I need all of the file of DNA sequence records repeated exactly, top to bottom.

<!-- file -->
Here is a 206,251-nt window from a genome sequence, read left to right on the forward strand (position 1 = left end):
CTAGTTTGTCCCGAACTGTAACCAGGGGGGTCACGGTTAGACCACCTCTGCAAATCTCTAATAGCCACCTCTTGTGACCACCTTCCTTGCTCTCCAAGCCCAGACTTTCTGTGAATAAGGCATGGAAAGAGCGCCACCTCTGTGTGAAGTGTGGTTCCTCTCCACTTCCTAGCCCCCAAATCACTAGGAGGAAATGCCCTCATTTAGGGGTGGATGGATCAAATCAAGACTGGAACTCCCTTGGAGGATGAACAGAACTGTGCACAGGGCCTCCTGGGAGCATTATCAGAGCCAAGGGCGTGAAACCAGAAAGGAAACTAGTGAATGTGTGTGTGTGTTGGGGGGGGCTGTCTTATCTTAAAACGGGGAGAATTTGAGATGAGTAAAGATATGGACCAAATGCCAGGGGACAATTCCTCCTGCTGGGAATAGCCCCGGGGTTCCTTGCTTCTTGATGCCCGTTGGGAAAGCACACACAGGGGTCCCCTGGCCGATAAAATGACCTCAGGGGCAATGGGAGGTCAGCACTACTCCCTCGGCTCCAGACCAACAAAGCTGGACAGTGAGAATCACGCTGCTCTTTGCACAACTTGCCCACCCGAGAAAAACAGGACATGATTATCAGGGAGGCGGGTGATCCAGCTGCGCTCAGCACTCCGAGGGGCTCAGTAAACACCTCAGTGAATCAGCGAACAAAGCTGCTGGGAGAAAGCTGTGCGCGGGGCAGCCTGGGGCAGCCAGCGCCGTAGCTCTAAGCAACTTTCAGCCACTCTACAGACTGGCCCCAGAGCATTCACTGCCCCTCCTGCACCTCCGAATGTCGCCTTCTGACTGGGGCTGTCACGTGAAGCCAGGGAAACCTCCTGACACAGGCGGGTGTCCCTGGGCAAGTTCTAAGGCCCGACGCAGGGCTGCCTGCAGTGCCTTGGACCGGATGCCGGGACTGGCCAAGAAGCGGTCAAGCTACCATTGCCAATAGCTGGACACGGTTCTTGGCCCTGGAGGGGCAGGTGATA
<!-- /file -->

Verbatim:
Here is a 206,251-nt window from a genome sequence, read left to right on the forward strand (position 1 = left end):
CTAGTTTGTCCCGAACTGTAACCAGGGGGGTCACGGTTAGACCACCTCTGCAAATCTCTAATAGCCACCTCTTGTGACCACCTTCCTTGCTCTCCAAGCCCAGACTTTCTGTGAATAAGGCATGGAAAGAGCGCCACCTCTGTGTGAAGTGTGGTTCCTCTCCACTTCCTAGCCCCCAAATCACTAGGAGGAAATGCCCTCATTTAGGGGTGGATGGATCAAATCAAGACTGGAACTCCCTTGGAGGATGAACAGAACTGTGCACAGGGCCTCCTGGGAGCATTATCAGAGCCAAGGGCGTGAAACCAGAAAGGAAACTAGTGAATGTGTGTGTGTGTTGGGGGGGGCTGTCTTATCTTAAAACGGGGAGAATTTGAGATGAGTAAAGATATGGACCAAATGCCAGGGGACAATTCCTCCTGCTGGGAATAGCCCCGGGGTTCCTTGCTTCTTGATGCCCGTTGGGAAAGCACACACAGGGGTCCCCTGGCCGATAAAATGACCTCAGGGGCAATGGGAGGTCAGCACTACTCCCTCGGCTCCAGACCAACAAAGCTGGACAGTGAGAATCACGCTGCTCTTTGCACAACTTGCCCACCCGAGAAAAACAGGACATGATTATCAGGGAGGCGGGTGATCCAGCTGCGCTCAGCACTCCGAGGGGCTCAGTAAACACCTCAGTGAATCAGCGAACAAAGCTGCTGGGAGAAAGCTGTGCGCGGGGCAGCCTGGGGCAGCCAGCGCCGTAGCTCTAAGCAACTTTCAGCCACTCTACAGACTGGCCCCAGAGCATTCACTGCCCCTCCTGCACCTCCGAATGTCGCCTTCTGACTGGGGCTGTCACGTGAAGCCAGGGAAACCTCCTGACACAGGCGGGTGTCCCTGGGCAAGTTCTAAGGCCCGACGCAGGGCTGCCTGCAGTGCCTTGGACCGGATGCCGGGACTGGCCAAGAAGCGGTCAAGCTACCATTGCCAATAGCTGGACACGGTTCTTGGCCCTGGAGGGGCAGGTGATA